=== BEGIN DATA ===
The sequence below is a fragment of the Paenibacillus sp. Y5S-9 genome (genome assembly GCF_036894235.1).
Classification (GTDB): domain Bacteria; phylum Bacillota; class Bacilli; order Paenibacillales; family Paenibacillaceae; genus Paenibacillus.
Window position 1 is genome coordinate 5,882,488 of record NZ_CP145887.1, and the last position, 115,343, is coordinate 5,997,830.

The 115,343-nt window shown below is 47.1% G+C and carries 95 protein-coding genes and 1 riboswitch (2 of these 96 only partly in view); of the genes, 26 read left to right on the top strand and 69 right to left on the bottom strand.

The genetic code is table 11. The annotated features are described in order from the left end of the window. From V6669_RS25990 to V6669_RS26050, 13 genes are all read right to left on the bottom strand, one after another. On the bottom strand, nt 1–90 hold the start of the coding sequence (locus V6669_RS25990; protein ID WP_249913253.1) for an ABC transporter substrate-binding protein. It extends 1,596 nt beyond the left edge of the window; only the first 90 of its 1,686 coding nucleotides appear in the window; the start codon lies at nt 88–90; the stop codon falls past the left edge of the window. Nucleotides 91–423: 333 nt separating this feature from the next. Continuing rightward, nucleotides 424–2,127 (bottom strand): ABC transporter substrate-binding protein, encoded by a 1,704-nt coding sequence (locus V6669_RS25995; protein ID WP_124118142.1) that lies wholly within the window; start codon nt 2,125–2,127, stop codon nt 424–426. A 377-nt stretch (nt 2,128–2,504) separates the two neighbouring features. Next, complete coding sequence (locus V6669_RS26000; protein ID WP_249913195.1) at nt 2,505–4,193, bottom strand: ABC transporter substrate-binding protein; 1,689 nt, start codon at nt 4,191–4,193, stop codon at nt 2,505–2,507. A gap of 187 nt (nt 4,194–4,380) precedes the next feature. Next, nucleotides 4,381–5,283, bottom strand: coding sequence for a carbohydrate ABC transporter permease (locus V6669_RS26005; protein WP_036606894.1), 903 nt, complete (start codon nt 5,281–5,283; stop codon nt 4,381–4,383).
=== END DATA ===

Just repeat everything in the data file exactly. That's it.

The sequence below is a fragment of the Paenibacillus sp. Y5S-9 genome (genome assembly GCF_036894235.1).
Classification (GTDB): domain Bacteria; phylum Bacillota; class Bacilli; order Paenibacillales; family Paenibacillaceae; genus Paenibacillus.
Window position 1 is genome coordinate 5,882,488 of record NZ_CP145887.1, and the last position, 115,343, is coordinate 5,997,830.

The 115,343-nt window shown below is 47.1% G+C and carries 95 protein-coding genes and 1 riboswitch (2 of these 96 only partly in view); of the genes, 26 read left to right on the top strand and 69 right to left on the bottom strand.

The genetic code is table 11. The annotated features are described in order from the left end of the window. From V6669_RS25990 to V6669_RS26050, 13 genes are all read right to left on the bottom strand, one after another. On the bottom strand, nt 1–90 hold the start of the coding sequence (locus V6669_RS25990; protein ID WP_249913253.1) for an ABC transporter substrate-binding protein. It extends 1,596 nt beyond the left edge of the window; only the first 90 of its 1,686 coding nucleotides appear in the window; the start codon lies at nt 88–90; the stop codon falls past the left edge of the window. Nucleotides 91–423: 333 nt separating this feature from the next. Continuing rightward, nucleotides 424–2,127 (bottom strand): ABC transporter substrate-binding protein, encoded by a 1,704-nt coding sequence (locus V6669_RS25995; protein ID WP_124118142.1) that lies wholly within the window; start codon nt 2,125–2,127, stop codon nt 424–426. A 377-nt stretch (nt 2,128–2,504) separates the two neighbouring features. Next, complete coding sequence (locus V6669_RS26000; protein ID WP_249913195.1) at nt 2,505–4,193, bottom strand: ABC transporter substrate-binding protein; 1,689 nt, start codon at nt 4,191–4,193, stop codon at nt 2,505–2,507. A gap of 187 nt (nt 4,194–4,380) precedes the next feature. Next, nucleotides 4,381–5,283, bottom strand: coding sequence for a carbohydrate ABC transporter permease (locus V6669_RS26005; protein WP_036606894.1), 903 nt, complete (start codon nt 5,281–5,283; stop codon nt 4,381–4,383).